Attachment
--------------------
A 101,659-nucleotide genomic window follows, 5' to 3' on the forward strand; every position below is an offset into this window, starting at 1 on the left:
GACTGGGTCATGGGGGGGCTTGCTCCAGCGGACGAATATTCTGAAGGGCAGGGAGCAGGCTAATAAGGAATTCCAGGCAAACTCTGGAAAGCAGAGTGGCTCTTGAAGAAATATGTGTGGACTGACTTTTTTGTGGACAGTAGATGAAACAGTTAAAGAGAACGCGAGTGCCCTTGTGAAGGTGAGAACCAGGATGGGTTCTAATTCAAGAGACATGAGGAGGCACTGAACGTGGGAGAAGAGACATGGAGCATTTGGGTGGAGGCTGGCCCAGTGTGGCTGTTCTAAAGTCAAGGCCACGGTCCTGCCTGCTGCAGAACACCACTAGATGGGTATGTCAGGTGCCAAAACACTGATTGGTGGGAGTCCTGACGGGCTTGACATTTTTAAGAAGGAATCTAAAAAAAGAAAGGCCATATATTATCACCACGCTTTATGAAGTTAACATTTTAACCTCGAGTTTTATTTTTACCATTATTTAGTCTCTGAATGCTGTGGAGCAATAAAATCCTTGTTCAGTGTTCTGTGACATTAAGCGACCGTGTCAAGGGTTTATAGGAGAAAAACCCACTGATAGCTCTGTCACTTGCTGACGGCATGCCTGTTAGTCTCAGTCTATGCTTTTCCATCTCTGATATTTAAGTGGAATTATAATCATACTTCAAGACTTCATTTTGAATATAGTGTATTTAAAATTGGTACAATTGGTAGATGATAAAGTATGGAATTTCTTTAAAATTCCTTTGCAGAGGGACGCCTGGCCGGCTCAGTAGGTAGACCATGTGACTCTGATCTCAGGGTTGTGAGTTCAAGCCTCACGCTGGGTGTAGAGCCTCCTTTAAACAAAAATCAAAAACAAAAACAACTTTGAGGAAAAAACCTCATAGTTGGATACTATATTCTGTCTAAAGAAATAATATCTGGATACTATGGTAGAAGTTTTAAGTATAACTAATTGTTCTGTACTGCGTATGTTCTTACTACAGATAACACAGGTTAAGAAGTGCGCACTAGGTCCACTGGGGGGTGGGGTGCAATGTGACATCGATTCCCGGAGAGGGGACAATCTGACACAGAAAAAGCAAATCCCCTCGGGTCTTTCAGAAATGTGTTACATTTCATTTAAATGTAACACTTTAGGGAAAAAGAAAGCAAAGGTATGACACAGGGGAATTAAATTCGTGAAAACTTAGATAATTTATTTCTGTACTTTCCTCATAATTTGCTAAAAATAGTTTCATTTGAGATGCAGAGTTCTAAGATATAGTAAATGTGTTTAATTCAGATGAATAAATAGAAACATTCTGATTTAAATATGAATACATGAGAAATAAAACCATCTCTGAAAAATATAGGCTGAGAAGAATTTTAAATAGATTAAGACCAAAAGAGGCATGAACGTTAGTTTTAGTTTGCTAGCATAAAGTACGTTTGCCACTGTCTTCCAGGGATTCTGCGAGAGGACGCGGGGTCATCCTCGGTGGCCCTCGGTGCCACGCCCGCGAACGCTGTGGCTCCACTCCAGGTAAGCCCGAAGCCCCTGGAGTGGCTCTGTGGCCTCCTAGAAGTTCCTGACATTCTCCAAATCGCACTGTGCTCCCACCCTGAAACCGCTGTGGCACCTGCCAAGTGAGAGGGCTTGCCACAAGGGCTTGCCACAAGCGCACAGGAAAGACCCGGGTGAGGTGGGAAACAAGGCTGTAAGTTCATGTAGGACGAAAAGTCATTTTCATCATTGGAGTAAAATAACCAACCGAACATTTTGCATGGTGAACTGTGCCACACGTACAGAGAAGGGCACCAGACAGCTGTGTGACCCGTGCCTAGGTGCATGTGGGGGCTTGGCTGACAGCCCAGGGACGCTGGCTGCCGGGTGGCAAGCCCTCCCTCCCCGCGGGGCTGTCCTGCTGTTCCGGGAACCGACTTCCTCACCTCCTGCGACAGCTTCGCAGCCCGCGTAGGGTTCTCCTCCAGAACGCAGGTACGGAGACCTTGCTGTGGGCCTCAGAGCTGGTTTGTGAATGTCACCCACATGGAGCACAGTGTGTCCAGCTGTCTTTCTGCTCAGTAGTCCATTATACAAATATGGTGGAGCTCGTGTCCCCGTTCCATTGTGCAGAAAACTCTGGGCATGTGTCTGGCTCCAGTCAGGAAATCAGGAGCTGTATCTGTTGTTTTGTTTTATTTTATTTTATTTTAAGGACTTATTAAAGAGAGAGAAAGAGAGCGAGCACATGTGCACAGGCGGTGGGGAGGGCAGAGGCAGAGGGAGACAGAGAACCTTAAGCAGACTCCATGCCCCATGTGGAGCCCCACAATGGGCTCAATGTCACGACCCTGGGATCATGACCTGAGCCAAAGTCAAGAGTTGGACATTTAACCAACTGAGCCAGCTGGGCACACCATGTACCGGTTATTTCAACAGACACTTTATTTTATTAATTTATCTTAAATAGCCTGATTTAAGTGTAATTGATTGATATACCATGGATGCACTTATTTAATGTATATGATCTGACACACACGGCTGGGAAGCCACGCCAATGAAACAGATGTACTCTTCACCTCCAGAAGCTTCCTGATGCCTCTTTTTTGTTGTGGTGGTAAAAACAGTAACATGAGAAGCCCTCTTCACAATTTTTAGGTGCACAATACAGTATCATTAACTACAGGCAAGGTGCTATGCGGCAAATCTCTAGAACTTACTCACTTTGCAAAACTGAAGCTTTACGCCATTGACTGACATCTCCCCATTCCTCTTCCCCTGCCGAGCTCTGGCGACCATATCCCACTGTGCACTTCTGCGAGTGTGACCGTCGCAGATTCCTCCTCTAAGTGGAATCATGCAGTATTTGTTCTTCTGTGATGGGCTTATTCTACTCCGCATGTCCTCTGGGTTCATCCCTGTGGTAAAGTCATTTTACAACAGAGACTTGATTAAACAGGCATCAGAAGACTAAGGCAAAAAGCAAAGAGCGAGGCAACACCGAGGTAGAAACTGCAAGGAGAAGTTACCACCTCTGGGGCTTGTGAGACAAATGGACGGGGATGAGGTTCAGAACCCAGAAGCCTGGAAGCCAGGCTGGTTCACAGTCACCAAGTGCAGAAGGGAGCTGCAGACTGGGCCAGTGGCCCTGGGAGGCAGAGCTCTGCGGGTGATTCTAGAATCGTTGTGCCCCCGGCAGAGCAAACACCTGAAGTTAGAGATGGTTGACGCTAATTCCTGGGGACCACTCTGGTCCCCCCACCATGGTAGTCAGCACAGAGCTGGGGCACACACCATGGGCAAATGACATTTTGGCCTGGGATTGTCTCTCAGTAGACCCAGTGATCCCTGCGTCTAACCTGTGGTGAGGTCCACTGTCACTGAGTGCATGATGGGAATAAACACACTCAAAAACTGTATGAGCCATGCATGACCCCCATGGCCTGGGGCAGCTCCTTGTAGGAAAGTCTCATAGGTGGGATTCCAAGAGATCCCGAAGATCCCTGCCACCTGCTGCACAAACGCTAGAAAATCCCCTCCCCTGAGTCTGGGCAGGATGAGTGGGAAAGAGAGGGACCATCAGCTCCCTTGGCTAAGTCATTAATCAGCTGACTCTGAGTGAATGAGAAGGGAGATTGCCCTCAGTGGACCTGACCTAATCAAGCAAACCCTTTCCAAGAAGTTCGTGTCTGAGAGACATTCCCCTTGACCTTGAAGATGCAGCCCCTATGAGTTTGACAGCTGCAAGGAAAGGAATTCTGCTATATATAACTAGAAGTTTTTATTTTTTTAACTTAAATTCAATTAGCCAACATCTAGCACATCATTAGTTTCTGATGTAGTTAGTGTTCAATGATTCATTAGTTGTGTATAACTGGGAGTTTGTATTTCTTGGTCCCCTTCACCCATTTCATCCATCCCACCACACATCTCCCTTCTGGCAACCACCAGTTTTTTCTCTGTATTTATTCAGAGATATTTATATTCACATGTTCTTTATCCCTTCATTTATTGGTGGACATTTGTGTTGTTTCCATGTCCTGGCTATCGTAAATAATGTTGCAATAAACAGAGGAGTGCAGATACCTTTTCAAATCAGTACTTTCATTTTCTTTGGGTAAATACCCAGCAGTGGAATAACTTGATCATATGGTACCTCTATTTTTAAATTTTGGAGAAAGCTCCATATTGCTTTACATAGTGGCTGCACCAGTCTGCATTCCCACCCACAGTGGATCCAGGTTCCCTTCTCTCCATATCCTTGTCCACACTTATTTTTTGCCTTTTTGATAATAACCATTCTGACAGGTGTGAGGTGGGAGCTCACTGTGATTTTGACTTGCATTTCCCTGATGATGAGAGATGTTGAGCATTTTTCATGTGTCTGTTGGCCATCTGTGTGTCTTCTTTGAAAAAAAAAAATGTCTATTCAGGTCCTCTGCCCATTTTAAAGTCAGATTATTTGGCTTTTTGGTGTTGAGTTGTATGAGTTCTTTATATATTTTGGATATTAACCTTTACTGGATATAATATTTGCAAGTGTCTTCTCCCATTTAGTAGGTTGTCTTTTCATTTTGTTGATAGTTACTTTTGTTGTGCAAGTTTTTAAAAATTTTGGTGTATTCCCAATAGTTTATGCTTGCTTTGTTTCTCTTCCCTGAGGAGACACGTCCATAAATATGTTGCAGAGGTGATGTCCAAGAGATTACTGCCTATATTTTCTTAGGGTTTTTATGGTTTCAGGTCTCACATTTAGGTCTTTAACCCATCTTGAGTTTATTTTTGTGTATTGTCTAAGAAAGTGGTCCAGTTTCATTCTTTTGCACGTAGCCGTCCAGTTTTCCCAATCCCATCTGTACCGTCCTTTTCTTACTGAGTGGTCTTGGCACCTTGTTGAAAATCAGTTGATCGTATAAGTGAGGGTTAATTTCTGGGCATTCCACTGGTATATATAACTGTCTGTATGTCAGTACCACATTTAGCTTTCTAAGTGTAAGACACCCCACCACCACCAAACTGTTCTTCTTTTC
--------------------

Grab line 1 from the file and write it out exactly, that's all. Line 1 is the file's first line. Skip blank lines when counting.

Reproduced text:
A 101,659-nucleotide genomic window follows, 5' to 3' on the forward strand; every position below is an offset into this window, starting at 1 on the left: